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ISSN: 2637-4609

Archives of Organic and Inorganic Chemical Sciences

Review Article(ISSN: 2637-4609)

Computational modelling Procedures for Geometry Optimization, Kinetic and Thermodynamic Calculations using Spartan Software - A Review Volume 1 - Issue 5

Adeboye Omolara*

  • Chemistry Department, Nigeria

Received: February 02, 2018;   Published: February 21, 2018

Corresponding author: Adeboye Omolara, Chemistry Department, Emmanuel Alayande College of Education, P. M. B 1010, Nigeria

DOI: 10.32474/AOICS.2018.01.000123

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Computational chemistry is a technique used only by people that have experience in using tools that are difficult to understand and apply. This reviewed article give insight to simple procedure that can be used to optimize geometry of molecules to obtain geometric parameters such as bond length, bond angles and dihedral angles and also to carry out kinetic and thermo dynamic calculations on uni- molecular reactions involving a first order and bimolecular reactions involving second order reactions.

Keywords: Procedures; Optimization; Kinetics; Spartan; Thermodynamics


Today, advances in software have produced programs that are easily used by chemists. Along with new software comes new literature on the subject. Different books are available to describe the fundamental principles of computational chemistry at almost every level of detail. A number of books also exist that explain how to apply computational chemistry techniques to simple calculations appropriate for student assignments [1]. However, there is dearth of information on detailed and simple progressive procedure for calculations using Spartan software, hence this review.

Conformer Calculation

Conformational search was done using molecular mechanics force field (MMFF) to obtain the most stable conformer. The most stable structure is the structure that has the lowest energy. Draw the structure. From Calculation: Calculate click Conformer distribution from the menu list with Molecular Mechanics MMFF. Click Global calculations and Click submit

Reaction Path Calculation (For Kinetic Study)

Reaction path study is important to obtain a clear insight into the true and correct transition state so as to obtain correct kinetic and thermodynamic values. This was carried out by selecting reaction coordinates for the molecule or the reaction, here the internal coordinates would be varied from its initial bond distance in the stable reactant form to its bond distance in the product form values in the product form and set calculation into desired iterations (2030 steps of calculations). Set the transition State Structure select the reaction coordinate. Set the bond distance in the reactant form and set the bond distance in the product form. Select Energy Profile in calculate. Click Submit. Open the result and click to animate the different Structures and the corresponding Energies of formation. The first structure has the Lowest Energy and it is the most Stable Structure.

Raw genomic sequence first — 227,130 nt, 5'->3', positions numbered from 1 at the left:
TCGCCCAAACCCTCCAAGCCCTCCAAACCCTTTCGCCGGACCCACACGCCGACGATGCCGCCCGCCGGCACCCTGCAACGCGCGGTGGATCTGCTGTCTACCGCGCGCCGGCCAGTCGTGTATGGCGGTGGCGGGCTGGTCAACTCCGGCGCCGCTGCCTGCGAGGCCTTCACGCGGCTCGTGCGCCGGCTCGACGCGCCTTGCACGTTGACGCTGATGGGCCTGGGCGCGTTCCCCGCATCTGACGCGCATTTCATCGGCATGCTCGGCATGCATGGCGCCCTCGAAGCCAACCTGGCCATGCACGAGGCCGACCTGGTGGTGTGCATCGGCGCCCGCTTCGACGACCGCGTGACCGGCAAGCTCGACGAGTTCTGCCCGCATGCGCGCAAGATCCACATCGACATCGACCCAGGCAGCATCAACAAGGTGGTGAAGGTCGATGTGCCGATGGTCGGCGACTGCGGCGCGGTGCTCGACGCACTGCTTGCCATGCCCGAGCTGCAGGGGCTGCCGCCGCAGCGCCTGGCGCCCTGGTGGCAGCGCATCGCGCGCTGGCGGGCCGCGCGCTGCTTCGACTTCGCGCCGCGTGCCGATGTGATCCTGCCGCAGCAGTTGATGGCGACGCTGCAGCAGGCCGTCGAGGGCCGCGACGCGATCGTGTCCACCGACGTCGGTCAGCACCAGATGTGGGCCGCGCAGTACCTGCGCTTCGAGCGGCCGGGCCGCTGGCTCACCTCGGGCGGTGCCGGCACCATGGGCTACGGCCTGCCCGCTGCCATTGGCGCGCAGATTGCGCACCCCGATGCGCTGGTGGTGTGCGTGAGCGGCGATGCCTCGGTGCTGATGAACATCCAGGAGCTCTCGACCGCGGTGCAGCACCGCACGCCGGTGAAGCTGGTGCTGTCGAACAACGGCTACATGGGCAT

Geometry Optimization

Geometry optimization is very important in Computational Chemistry. It involves taking the geometric approximations and making them as exact as possible. It involves a series of computing process or repeated mathematical calculations performed on the molecule until the energy of the molecule reach a minimum. Three types of calculations can be performed:

    a) Molecular Mechanics

    b) Ab-Initio

    c) Semi-Empirical Calculation

These Calculations are used to optimize the geometry and this depends basically on the type of level of calculations and the basis set used. The geometry of a molecule determines the physical and chemical properties so to have accurate molecular geometry is very important. Three measurements that are very important in calculating the molecular geometry are:

    i Bond Angles (degrees)

    ii. Bond Distance (Angstrom)

    iii. Dihedral Angles (degrees)

Molecular geometry is simply the molecule's arrangement of atoms in space. This arrangement and the electrons around the atom determine the energy level of that molecule. The energy of a molecular system varies even when there is little change in its structure. The main aim of geometry optimization is to determine the atomic arrangement that makes a molecule stable. Molecules are most stable and most likely to be found in nature at very low energy. In order to optimize a molecular geometry, one would want to test various possibilities to see which will give the lowest energy value. This is achieved by creating a Potential Energy Surface (PES). PES is the mathematical expression that shows the relationship between the different molecular geometries and their corresponding single - point energies.